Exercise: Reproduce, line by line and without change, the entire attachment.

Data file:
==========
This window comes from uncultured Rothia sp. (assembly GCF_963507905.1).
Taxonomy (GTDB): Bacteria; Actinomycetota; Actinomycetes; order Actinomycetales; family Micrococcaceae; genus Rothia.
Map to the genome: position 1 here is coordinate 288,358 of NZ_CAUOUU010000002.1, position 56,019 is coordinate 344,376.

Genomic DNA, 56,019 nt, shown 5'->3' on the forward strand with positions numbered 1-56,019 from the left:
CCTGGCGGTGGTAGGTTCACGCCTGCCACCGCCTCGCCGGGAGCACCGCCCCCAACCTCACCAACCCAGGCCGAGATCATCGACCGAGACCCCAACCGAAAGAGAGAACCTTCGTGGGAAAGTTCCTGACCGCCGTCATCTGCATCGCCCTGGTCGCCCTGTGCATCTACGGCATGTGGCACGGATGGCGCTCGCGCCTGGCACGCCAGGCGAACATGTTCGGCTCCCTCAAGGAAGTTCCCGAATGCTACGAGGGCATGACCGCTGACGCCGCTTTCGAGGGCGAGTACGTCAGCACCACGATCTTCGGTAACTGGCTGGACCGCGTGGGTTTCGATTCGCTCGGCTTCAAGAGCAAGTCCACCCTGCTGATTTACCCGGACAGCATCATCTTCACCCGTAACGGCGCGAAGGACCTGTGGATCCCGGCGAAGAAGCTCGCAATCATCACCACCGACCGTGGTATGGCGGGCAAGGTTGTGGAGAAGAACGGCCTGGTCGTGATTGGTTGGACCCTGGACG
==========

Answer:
This window comes from uncultured Rothia sp. (assembly GCF_963507905.1).
Taxonomy (GTDB): Bacteria; Actinomycetota; Actinomycetes; order Actinomycetales; family Micrococcaceae; genus Rothia.
Map to the genome: position 1 here is coordinate 288,358 of NZ_CAUOUU010000002.1, position 56,019 is coordinate 344,376.

Genomic DNA, 56,019 nt, shown 5'->3' on the forward strand with positions numbered 1-56,019 from the left:
CCTGGCGGTGGTAGGTTCACGCCTGCCACCGCCTCGCCGGGAGCACCGCCCCCAACCTCACCAACCCAGGCCGAGATCATCGACCGAGACCCCAACCGAAAGAGAGAACCTTCGTGGGAAAGTTCCTGACCGCCGTCATCTGCATCGCCCTGGTCGCCCTGTGCATCTACGGCATGTGGCACGGATGGCGCTCGCGCCTGGCACGCCAGGCGAACATGTTCGGCTCCCTCAAGGAAGTTCCCGAATGCTACGAGGGCATGACCGCTGACGCCGCTTTCGAGGGCGAGTACGTCAGCACCACGATCTTCGGTAACTGGCTGGACCGCGTGGGTTTCGATTCGCTCGGCTTCAAGAGCAAGTCCACCCTGCTGATTTACCCGGACAGCATCATCTTCACCCGTAACGGCGCGAAGGACCTGTGGATCCCGGCGAAGAAGCTCGCAATCATCACCACCGACCGTGGTATGGCGGGCAAGGTTGTGGAGAAGAACGGCCTGGTCGTGATTGGTTGGACCCTGGACG